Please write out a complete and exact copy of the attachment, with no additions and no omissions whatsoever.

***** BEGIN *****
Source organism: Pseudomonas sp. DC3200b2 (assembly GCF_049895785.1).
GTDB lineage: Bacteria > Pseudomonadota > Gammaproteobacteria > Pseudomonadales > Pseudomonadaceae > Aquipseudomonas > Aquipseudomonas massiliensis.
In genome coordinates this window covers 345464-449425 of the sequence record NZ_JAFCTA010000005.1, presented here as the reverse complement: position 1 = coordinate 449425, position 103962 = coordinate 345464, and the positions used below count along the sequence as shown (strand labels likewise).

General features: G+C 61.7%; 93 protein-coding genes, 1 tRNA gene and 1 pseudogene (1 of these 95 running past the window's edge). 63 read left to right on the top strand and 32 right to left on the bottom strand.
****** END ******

Source organism: Pseudomonas sp. DC3200b2 (assembly GCF_049895785.1).
GTDB lineage: Bacteria > Pseudomonadota > Gammaproteobacteria > Pseudomonadales > Pseudomonadaceae > Aquipseudomonas > Aquipseudomonas massiliensis.
In genome coordinates this window covers 345464-449425 of the sequence record NZ_JAFCTA010000005.1, presented here as the reverse complement: position 1 = coordinate 449425, position 103962 = coordinate 345464, and the positions used below count along the sequence as shown (strand labels likewise).

General features: G+C 61.7%; 93 protein-coding genes, 1 tRNA gene and 1 pseudogene (1 of these 95 running past the window's edge). 63 read left to right on the top strand and 32 right to left on the bottom strand.